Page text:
Biodegradable polymer stent shows promise compared with Xience

Twitter icon
Facebook icon
LinkedIn icon
e-mail icon
Google icon
 - Weighing Options

Biodegradable polymer biolimus-eluting stents (Nobori, Terumo) are as safe and efficacious as the current standard of a thin-strut everolimus-eluting stent with a durable biocompatible polymer (Xience V or Prime, Abbott/Promus, Boston Scientific), according to a prospective, randomized, controlled COMPARE II trial.

The trial was published Jan. 30 in The Lancet.

To overcome unwanted late effects with hypersensitivity reactions and chronic inflammation in the vessel wall that might lead to late stent thrombosis with first-generation drug-eluting stents (DES), new DES platforms that make use of other rapamycin analogues and more biocompatible durable polymers or biodegradable polymers have been developed, according to the study authors.

One of these newer DES is the umirolimus (commonly known as biolimus)-eluting stent. This stainless steel stent (strut thickness of 120 um) is coated only at the abluminal site with a biodegradable polymer layer (20 um) that dissolves six to nine months after implantation and from which the lipophilic antiproliferative drug biolimus elutes.

The aim of the COMPARE II trial was to compare a biodegradable polymer-coated biolimus-eluting stent with a durable polymer-coated everolimus-eluting stent in patients undergoing PCI in clinical practice. This open-label, prospective, randomized, controlled, non-inferiority trial was conducted at 12 sites across Europe.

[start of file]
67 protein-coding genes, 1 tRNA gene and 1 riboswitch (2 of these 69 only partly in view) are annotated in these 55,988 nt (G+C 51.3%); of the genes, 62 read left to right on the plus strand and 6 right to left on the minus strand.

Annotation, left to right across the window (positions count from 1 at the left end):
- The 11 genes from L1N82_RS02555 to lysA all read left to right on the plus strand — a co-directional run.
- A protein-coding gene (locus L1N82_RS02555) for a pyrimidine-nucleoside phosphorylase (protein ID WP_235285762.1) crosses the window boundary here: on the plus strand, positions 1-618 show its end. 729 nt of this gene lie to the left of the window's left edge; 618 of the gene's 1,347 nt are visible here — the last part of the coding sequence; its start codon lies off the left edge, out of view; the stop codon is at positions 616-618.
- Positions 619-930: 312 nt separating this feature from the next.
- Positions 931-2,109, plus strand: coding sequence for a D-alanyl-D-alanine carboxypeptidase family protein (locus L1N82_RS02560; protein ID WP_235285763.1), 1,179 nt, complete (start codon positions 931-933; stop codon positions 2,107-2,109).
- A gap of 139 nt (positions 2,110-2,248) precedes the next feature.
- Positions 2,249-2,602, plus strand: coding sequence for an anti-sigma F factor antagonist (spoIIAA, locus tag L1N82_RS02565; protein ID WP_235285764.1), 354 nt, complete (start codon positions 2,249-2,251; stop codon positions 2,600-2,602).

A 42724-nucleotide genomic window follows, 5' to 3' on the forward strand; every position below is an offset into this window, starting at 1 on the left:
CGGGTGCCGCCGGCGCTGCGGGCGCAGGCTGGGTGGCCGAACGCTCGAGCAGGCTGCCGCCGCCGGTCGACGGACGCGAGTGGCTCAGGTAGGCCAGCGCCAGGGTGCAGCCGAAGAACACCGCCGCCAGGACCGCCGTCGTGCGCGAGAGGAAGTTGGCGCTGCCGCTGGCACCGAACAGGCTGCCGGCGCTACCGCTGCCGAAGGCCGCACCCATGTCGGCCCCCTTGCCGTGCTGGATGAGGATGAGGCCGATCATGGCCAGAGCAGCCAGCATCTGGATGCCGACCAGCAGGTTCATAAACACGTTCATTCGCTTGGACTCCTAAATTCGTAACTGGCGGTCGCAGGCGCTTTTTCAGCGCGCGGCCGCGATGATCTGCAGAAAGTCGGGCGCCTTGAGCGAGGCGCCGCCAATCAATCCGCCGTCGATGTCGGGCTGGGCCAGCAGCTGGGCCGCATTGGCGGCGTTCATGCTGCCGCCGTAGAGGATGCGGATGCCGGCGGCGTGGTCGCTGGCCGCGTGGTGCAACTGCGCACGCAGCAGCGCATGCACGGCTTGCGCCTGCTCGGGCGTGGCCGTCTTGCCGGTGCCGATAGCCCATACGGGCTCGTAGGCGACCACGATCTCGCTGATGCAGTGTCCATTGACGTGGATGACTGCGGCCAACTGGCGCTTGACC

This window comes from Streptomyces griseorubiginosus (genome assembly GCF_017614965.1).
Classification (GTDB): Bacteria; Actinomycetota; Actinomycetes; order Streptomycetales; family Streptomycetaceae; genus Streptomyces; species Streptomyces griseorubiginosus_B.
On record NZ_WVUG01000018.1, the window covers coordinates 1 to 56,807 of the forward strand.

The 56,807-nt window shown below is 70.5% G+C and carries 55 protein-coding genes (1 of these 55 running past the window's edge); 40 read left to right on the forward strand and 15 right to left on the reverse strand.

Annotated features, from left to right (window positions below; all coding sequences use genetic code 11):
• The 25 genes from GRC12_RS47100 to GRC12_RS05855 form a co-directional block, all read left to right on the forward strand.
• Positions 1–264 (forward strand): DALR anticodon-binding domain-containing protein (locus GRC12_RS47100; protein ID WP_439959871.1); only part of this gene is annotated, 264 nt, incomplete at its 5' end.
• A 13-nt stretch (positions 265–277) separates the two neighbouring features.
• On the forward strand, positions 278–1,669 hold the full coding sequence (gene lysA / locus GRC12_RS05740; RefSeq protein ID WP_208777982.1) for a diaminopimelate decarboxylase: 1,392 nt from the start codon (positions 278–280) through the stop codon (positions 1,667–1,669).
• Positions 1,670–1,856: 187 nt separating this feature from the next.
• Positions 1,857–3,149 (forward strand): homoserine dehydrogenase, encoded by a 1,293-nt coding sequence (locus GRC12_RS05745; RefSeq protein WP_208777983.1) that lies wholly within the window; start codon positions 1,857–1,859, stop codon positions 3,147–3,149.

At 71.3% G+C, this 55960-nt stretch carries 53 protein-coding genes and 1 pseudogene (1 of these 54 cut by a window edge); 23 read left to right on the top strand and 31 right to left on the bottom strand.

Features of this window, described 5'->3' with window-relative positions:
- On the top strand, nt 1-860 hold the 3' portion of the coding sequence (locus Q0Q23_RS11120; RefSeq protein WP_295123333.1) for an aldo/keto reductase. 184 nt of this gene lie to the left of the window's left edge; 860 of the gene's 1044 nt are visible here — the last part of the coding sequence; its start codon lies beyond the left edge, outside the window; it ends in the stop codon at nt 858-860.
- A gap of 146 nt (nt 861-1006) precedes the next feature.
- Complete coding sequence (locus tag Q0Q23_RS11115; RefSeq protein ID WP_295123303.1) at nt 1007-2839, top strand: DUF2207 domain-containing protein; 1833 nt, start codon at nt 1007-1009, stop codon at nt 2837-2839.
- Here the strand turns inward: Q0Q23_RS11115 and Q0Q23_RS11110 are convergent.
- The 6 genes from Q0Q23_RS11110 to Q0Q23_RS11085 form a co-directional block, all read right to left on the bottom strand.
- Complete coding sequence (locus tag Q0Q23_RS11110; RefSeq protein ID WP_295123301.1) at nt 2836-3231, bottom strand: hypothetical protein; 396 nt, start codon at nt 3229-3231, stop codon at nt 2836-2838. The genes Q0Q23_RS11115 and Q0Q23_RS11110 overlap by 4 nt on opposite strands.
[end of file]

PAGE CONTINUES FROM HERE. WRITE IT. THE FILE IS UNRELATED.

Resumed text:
For the trial, Pieter Cornelis Smits, MD, of the department of cardiology at Maasstad Ziekenhuis in Rotterdam, Netherlands, and colleagues used limited exclusion criteria (older than 18 years, with a life expectancy of more than five years and a reference vessel diameter 2-4 mm) to enroll patients eligible for PCI. The researchers randomly allocated patients (2:1) by computer-generated random numbers to receive either a biodegradable polymer biolimus-eluting stent (Nobori) or a durable fluoropolymer-based everolimus-eluting stent (Xience V or Prime/Promus).

The primary endpoint was a composite of safety (cardiac death and non-fatal MI) and efficacy (clinically indicated target vessel revascularization) at 12 months, and they analyzed by intention to treat. Patients received dual antiplatelet therapy for 12 months after discharge.

From Jan. 12, 2009, to Feb. 7, 2011, Smits and colleagues enrolled 2,707 patients (4,025 lesions), 1,795 of whom were assigned to receive the biolimus-eluting stent (2,638 lesions) and 912 to an everolimus-eluting stent (1,387 lesions). Of these patients, 99.3 percent completed 12 months of follow-up.

Significantly more patients in the biolimus-eluting stent group received a non-assigned stent than did those in the everolimus-eluting stent group (5.9 vs. 2.1 percent). The primary endpoint occurred 5.2 percent in the biolimus-eluting stent group and 4.8 percent in the everolimus-eluting stent group at 12 months. The analysis per protocol did not change the outcome of this trial, according to the authors.

The researchers acknowledged that there is a need for longer follow-up to show whether the biolimus-eluting stent reduces the risk of stent thrombosis after one year when compared with the everolimus-eluting stent. Specifically, “[l]onger-term follow-up of the COMPARE II trial will show whether the beneficial effect of the biodegradable polymer biolimus-eluting stent on late stent thrombosis also applies when compared with newer-generation DES.”

Terumo Europe of Leuven, Belgium, and the Research Foundation of the cardiology department at Maasstad Hospital in Rotterdam, Netherlands, contributed funding for this trial.